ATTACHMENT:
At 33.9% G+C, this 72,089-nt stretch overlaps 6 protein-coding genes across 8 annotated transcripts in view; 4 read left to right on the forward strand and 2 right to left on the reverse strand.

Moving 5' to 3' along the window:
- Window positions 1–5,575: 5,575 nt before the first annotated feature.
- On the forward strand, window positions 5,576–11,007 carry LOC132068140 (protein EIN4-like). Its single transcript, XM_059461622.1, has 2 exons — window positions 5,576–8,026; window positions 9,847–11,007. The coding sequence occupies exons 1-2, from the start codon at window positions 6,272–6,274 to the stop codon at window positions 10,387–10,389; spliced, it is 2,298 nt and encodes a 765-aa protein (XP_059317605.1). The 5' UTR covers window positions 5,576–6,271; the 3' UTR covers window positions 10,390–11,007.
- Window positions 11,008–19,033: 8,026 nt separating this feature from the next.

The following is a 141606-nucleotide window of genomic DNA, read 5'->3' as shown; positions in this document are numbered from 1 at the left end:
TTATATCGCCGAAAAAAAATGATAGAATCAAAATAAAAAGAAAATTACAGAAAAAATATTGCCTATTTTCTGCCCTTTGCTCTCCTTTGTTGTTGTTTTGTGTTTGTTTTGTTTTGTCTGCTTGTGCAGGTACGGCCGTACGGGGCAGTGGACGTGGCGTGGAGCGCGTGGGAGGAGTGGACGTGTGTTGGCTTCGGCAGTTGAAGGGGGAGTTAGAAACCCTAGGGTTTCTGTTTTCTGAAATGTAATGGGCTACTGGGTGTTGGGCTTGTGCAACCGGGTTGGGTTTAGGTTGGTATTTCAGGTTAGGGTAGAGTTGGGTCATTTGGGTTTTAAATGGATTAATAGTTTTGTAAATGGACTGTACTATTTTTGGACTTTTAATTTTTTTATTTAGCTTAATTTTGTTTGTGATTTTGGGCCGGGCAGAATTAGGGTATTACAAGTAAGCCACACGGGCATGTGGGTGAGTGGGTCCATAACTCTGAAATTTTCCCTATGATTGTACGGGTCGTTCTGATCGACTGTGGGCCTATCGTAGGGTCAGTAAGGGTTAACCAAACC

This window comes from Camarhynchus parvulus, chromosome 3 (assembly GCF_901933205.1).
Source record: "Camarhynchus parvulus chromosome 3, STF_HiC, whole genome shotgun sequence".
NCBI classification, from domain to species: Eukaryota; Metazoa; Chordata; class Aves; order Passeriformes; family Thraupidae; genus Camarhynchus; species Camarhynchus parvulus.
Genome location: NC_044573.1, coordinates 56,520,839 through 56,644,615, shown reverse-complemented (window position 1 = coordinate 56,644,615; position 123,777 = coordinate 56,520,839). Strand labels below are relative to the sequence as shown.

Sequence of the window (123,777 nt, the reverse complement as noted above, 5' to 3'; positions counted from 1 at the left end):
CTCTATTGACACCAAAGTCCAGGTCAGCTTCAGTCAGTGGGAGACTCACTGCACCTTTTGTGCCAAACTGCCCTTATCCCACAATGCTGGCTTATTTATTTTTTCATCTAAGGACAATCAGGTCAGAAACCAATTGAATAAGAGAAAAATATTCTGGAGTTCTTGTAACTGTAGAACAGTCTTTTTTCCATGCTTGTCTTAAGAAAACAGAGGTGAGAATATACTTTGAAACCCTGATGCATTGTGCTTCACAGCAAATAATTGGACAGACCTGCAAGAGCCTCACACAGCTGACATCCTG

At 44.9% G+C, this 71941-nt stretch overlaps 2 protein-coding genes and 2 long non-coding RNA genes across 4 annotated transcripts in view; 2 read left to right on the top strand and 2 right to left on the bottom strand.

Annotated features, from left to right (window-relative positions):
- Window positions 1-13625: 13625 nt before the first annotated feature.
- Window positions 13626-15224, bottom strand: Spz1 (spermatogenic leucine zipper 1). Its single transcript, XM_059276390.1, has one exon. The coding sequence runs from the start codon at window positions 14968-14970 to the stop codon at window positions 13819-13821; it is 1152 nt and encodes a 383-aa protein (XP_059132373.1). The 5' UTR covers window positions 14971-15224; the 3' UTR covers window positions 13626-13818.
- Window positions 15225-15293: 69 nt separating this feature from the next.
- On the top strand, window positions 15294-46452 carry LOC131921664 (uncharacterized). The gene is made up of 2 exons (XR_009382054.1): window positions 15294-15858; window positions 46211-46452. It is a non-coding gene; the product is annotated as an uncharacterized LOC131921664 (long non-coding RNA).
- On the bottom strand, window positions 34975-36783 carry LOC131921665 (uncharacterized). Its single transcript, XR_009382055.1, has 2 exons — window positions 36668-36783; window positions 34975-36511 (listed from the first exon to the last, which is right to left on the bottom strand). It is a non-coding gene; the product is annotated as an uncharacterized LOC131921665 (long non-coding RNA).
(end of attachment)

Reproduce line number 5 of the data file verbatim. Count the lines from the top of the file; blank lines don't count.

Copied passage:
- Window positions 11,008–19,033: 8,026 nt separating this feature from the next.